Question: How do you handle predetermination in your dental office?

Do you have a flow document and way to track it? Do you send pre-d on the same day as it was recommended or do you have one assigned day for handling them? What is the reason for selecting the way you are doing it?

ANSWER:  We don’t do too many predeterminations because it is our philosophy that no matter if the insurance says they will pay for a procedure or not, does not determine if the patient needs it. That being said, we do have some that go out.[mepr-show if=”loggedout”]Members only resources[/mepr-show] [mepr-active memberships=”629,630,37388,37393,37672,37676,37670,37668,37674,44674,232156″ ifallowed=”show” unauth=”message” unauth_message=”Answer hidden, please login or purchase a membership to view.”] For example, if someone is considering a procedure that is more of an optional type procedure or something that they can wait for a decision on, such as implant.

We send predeterminations on the same day or the morning after the consultation. Typically our process is that to stage the predetermination in Eaglesoft, like the claims do when patients get walked out. That night all the notes are put in for the day which will help us with adding narrative for the procedures that need it and the predeterminations, to help get them approved. The next morning the appropriate information is added to the claims or predeterminations and they are sent to the insurance companies.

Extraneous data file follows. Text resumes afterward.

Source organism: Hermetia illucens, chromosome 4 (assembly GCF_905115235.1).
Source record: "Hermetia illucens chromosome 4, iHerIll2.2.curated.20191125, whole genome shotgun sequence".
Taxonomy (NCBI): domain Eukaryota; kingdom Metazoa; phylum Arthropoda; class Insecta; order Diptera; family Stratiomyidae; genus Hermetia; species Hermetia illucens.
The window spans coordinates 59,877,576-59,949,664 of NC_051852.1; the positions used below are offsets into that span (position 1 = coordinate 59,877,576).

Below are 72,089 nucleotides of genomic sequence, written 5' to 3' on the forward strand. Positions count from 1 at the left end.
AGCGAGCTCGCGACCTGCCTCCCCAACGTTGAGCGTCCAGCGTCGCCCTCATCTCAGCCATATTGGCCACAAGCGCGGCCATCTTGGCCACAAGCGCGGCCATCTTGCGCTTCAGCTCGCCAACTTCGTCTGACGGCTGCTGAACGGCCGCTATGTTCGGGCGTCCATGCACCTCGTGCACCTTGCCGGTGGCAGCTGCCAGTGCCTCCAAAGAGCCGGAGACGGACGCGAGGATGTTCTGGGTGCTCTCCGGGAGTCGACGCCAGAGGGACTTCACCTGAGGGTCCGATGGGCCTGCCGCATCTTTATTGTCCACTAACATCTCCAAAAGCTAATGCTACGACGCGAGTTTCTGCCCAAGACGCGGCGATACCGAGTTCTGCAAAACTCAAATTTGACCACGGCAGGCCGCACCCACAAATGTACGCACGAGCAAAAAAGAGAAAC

We then pull predeterminations on a report much like outstanding claims and call on them as we call on open claims. Once the predetermination is received by the office, the treatment coordinator then calls the patient with the information and attempts to get them scheduled.

On one other side note, we started working with a company called eAssist that handles all of our insurance entering and processing. I wanted to share this because their entire focus is handling all of our insurance issues in the office. There are two reasons that I love it:

  1. ) it frees up my staff to focus on customer service and patient care and keeps them off the phones for hours with the insurance companies;
  2. ) and they are paid a percentage on insurance collections per month, so they are motivated to keep the claims and payments current and do their best to get the maximum payment possible for our office and patients.

I used to have to pay one full time employee to do all of that and to me that seems like such a waste of talent for a great employee who could be helping in the office and with patient care.

Thanks again for the question…. hope that helps.